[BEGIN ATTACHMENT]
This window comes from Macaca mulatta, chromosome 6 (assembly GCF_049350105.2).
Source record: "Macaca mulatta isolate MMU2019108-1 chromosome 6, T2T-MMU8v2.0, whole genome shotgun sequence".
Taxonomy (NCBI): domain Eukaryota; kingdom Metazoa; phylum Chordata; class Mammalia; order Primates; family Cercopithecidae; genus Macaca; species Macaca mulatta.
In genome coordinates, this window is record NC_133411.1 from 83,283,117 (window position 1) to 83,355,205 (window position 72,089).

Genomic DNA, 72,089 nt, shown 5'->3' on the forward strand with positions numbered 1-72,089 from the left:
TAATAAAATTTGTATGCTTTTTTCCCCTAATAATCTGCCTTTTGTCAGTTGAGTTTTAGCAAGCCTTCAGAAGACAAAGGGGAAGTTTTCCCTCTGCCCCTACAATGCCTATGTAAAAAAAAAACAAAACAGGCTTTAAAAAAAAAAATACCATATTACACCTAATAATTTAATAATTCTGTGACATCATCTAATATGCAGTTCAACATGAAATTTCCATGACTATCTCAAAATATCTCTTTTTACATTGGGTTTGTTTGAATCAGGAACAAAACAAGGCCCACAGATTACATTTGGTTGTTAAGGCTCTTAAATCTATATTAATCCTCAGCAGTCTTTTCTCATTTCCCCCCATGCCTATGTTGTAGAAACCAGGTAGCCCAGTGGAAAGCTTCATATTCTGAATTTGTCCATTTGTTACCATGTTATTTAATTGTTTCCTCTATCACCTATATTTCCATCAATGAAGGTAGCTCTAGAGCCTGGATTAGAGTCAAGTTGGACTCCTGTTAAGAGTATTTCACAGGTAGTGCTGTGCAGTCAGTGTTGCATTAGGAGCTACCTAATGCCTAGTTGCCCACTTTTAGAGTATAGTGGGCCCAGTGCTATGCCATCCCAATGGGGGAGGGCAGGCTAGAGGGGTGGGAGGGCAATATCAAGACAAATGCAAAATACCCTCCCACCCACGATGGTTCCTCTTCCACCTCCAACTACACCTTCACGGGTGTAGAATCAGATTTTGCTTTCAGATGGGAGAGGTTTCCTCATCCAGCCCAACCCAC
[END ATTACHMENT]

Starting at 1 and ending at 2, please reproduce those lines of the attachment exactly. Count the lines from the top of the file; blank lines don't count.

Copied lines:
This window comes from Macaca mulatta, chromosome 6 (assembly GCF_049350105.2).
Source record: "Macaca mulatta isolate MMU2019108-1 chromosome 6, T2T-MMU8v2.0, whole genome shotgun sequence".